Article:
Graeme Edge, drummer and co-founder of the Moody Blues, died on Novermber 11, 2021, at the age of 80. Described by frontman Justin Hayward as “one of the great characters of the music business,” Edge was the only person to be a member of the British band’s entire existence.
The Moody Blues became one of rock music’s most dominant forces between 1968 and 1972, when the splendor of the hit “Nights in White Satin” and such classic concept albums as In Search of the Lost Chord and A Question of Balance established their brand of orchestral rock. Edge’s drumming and introspective spoken-word poetry played a major role in the group’s success.
A six-year hiatus interrupted the band’s career in the ’70s, but the 1986 hit “Your Wildest Dreams” introduced the Moody Blues’ music to a new generation of fans. Edge celebrated the group’s survivor status on a supporting tour that brought the “veteran cosmic rockers” to Denver’s Fiddler’s Green Amphitheater.
“The common ground that’s stayed the same in the band is a sense of old-fashioned decency,” Edge noted. We were all raised in good families, so we don’t like breaking up hotel rooms or throwing girls into vats of Jell-O. And musically, we share with millions of people that wonderful idealism of the ’60s, when we were going to change the world. We’ve kept that flame alive a little bit.”
Yet the group’s ’80s output was criticized as more hit-oriented and less progressive that early releases. Edge said the band had lost a little spontaneity as a result of exploring technology.
“On tour, the use of pre-programmed sections tends to ossify the arrangements, and I think the new records are a little to sanitized by sequencers,” he said. “I want to hear more bacteria, more rock ’n’ roll. But we’ve got to explore these things—we can’t shut our minds. When the saxophone was invented so many years ago, some people argued that it took away the contact between the musician and the instrument—it used mechanics, where previous to that it was all fingers-over-holes. But musicians always use the technology of the day, be it a saxophone or the latest result of the microchip revolution.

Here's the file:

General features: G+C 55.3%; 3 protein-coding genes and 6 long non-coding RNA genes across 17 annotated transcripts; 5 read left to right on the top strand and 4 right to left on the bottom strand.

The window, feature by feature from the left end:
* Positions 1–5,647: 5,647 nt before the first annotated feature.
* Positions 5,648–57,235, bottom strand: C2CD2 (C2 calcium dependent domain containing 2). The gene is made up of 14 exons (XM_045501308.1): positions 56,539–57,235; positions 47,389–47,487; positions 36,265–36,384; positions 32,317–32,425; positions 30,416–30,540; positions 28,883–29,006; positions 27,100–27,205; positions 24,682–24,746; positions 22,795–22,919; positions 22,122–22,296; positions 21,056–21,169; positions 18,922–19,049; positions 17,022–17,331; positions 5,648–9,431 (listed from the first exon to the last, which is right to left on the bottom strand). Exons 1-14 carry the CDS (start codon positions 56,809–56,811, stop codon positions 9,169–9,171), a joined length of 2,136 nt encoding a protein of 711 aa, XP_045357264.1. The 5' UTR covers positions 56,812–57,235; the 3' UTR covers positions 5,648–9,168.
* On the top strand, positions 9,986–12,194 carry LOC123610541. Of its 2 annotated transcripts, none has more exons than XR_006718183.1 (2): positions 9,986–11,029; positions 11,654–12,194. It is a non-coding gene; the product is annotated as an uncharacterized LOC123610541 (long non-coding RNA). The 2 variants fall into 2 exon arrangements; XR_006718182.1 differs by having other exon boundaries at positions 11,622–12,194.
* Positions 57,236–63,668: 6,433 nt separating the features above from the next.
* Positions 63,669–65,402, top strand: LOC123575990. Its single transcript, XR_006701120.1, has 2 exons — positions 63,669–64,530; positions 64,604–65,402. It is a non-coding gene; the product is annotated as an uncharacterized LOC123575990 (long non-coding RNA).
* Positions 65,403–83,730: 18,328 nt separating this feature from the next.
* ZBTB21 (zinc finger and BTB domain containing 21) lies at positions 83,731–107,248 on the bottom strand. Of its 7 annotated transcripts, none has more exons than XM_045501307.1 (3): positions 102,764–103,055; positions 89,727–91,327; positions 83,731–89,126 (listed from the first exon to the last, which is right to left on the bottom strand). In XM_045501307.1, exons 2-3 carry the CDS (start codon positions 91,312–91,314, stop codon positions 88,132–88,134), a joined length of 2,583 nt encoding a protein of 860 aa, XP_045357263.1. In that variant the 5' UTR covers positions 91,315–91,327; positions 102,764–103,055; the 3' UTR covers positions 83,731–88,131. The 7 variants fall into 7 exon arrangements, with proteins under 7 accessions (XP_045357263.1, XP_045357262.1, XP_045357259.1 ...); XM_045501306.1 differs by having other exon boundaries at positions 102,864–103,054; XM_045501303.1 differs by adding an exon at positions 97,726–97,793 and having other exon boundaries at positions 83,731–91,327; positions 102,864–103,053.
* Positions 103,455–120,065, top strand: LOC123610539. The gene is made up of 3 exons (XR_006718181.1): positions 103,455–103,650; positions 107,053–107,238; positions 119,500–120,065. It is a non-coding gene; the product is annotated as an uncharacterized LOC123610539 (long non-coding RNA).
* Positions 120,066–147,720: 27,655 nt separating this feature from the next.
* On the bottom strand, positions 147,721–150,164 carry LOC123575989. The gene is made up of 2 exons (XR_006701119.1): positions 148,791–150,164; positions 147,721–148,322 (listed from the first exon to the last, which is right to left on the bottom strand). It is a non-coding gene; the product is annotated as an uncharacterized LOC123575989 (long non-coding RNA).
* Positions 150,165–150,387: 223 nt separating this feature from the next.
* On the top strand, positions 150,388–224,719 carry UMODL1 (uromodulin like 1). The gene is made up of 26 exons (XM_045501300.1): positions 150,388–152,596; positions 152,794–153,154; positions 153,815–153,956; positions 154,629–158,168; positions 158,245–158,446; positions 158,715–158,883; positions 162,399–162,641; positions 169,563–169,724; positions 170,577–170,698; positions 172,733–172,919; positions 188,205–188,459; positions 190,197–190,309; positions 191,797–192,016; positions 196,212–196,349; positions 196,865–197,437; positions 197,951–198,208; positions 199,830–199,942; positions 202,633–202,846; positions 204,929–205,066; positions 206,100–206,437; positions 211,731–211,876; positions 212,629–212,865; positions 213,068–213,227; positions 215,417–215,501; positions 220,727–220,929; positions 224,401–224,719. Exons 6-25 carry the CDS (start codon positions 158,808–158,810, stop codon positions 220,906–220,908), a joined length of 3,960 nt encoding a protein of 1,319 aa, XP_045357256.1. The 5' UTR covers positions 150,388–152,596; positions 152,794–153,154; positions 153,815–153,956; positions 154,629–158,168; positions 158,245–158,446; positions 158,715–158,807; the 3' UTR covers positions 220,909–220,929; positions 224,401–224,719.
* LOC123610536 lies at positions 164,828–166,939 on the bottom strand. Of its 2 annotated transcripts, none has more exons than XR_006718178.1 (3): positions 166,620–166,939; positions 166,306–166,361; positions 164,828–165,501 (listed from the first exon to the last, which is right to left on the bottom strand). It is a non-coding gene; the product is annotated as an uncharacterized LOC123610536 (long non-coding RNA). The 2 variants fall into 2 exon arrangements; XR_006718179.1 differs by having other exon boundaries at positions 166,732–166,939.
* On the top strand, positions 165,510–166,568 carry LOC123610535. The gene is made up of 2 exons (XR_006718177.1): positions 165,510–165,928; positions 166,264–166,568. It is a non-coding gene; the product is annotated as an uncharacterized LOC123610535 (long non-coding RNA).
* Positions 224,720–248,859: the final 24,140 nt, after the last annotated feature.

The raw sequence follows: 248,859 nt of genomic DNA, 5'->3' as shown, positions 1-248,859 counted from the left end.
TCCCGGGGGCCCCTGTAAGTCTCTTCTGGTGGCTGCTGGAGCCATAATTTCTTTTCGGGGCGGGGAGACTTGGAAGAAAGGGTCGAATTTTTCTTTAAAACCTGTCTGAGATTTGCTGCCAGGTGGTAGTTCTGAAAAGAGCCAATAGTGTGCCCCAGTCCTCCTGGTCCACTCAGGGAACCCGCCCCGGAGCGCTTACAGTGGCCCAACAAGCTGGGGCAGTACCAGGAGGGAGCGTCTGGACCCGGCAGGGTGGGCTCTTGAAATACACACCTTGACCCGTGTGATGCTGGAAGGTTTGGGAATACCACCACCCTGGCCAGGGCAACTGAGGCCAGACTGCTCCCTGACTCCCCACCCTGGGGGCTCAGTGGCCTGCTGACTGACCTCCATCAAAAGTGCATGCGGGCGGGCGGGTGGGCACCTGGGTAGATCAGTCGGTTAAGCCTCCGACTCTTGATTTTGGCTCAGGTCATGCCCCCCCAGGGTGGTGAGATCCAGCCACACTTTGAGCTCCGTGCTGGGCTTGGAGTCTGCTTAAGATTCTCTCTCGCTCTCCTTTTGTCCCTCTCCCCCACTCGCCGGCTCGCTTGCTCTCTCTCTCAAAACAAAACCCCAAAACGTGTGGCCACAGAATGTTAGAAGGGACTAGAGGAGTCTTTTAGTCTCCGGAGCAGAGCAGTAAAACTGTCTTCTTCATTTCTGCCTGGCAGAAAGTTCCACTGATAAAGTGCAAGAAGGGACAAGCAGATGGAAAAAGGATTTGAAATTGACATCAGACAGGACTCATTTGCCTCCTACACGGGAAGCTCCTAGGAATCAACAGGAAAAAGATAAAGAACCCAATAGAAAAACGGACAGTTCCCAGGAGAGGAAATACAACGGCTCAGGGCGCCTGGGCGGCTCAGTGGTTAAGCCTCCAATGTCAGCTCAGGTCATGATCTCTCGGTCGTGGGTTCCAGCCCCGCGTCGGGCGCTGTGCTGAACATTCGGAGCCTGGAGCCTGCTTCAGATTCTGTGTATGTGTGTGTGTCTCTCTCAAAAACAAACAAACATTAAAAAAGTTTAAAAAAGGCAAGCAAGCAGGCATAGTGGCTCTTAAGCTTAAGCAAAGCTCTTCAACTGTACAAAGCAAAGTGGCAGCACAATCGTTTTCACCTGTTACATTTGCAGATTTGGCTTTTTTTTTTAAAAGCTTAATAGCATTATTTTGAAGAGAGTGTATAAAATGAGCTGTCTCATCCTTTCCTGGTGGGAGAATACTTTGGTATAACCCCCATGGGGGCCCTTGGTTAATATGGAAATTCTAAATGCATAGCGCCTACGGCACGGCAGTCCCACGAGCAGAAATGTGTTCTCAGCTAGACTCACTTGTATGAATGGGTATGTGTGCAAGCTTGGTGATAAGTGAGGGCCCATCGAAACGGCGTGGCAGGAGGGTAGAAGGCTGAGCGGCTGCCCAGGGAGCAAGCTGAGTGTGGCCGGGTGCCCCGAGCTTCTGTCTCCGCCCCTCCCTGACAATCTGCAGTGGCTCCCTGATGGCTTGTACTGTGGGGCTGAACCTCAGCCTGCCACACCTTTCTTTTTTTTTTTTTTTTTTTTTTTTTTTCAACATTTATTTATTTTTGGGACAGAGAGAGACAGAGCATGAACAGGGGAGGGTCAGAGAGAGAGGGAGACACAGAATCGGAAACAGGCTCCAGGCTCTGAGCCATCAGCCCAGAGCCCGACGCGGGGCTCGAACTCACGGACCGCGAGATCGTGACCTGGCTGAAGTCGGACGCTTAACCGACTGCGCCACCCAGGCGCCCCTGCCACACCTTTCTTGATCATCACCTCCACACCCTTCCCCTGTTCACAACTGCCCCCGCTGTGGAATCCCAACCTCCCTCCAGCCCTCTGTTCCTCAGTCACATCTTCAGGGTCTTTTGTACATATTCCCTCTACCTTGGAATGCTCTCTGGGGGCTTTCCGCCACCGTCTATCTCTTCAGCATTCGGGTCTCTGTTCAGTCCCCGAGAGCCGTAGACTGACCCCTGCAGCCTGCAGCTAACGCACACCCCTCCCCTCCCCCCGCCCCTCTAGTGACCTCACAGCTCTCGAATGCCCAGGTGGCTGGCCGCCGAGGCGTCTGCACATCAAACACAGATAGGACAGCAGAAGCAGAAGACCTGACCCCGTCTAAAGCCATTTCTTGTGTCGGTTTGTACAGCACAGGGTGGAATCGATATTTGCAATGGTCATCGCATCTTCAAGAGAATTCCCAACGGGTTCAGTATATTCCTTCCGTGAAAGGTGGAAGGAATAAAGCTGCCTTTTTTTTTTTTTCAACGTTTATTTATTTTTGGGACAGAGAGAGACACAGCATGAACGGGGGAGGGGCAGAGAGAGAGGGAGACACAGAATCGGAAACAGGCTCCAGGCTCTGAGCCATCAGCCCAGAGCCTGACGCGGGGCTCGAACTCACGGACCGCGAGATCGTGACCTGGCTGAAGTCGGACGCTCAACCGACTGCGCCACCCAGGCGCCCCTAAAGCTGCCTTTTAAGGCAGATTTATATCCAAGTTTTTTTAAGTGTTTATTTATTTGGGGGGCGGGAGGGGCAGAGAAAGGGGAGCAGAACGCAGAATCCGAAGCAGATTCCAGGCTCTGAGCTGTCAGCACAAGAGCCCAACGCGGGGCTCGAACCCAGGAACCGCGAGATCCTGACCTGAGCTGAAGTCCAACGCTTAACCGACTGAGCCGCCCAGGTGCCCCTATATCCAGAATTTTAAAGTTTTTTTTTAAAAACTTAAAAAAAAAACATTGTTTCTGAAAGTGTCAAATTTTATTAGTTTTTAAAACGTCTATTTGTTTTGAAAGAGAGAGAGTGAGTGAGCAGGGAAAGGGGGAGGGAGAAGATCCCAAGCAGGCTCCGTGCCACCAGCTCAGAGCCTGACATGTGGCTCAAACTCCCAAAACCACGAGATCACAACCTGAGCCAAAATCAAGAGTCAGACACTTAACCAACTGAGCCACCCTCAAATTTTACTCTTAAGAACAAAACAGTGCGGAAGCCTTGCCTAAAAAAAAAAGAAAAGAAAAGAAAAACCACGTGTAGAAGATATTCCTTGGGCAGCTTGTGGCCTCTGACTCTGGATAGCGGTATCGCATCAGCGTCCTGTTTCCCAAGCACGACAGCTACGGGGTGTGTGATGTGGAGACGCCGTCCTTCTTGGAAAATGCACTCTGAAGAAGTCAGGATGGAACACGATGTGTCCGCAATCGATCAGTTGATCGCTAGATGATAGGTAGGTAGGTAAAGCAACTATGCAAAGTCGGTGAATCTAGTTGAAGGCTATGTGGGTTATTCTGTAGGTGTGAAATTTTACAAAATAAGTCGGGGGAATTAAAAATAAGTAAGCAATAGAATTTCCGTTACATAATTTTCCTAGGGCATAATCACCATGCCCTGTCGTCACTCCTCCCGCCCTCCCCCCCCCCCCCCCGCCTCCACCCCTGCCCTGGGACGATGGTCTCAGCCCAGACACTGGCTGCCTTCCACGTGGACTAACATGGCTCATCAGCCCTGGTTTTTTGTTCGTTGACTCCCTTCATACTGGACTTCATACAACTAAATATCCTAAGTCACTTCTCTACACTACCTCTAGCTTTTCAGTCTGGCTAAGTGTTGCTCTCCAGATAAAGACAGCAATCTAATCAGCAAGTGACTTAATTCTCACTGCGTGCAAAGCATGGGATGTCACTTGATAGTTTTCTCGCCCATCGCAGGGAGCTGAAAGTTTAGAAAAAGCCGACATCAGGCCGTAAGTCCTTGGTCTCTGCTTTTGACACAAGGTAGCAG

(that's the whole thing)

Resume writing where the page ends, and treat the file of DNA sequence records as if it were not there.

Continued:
“So we’re working to become virtuosos with this new stuff. I’m still the band’s conductor—try and play together without a drummer,” he laughed. “Drum machines? You can spill beer on me and I still work. In fact, in the early days, you had to spill a beer in me to get me to work.”
Through the ’90s, the Moodies heralded their longevity by collaborating with major symphony organizations throughout the US and Europe, a concept that the band debuted with the Colorado Symphony Orchestra at Red Rocks Amphitheater in 1992. A successful album and a PBS television special followed.
“The project has made it exciting to get back on the road again,” Edge said when the Moodies returned to the Rocks in 1994. “It’s usually so boring, especially when you get to our age when you can’t drink as much as you used to. And with the diseases that are about now, you can’t play around. And after the first 10 gigs, you start feeling a bit like you’re churning it out like a sausage factory. If you’re not enjoying the playing, it starts to get jaded.
“But with orchestras, it’s a different one every night, and you’re wondering what it’s gonna be like. I hadn’t paid any attention. I didn’t realize that, apart from skill levels, you could tell the difference between orchestras from their sound. But you can tell rock bands apart—why not orchestras? The resident conductors actually impress their personalities on these people. So you hear some of them where the strings speak really slowly, and some more onto the beat, some where the brass is harsh and hard, some where it’s really got a warm, rounded tone.”
How did the CSO rate? “They were the first, and I was in such a blue funk that night I can’t remember listening to them! For 25 years, if somebody slipped up—missed a verse or came in a couple of beats early—we were used to playing as a band, so it wasn’t a problem. I’d quickly switch over and back whoever was the lead player. But Red Rocks was the first time I’d been the drummer for 60-odd people. If they’ve all got is ‘tadpoles on washing lines’ (sheet music), they’re going to stay on that. So I was concentrating on staying with the orchestra, really concerned of speeding up or slowing down a little. Most of that concert, the only thing I heard was myself going ‘one-two-three-four, one-two-three-four!’”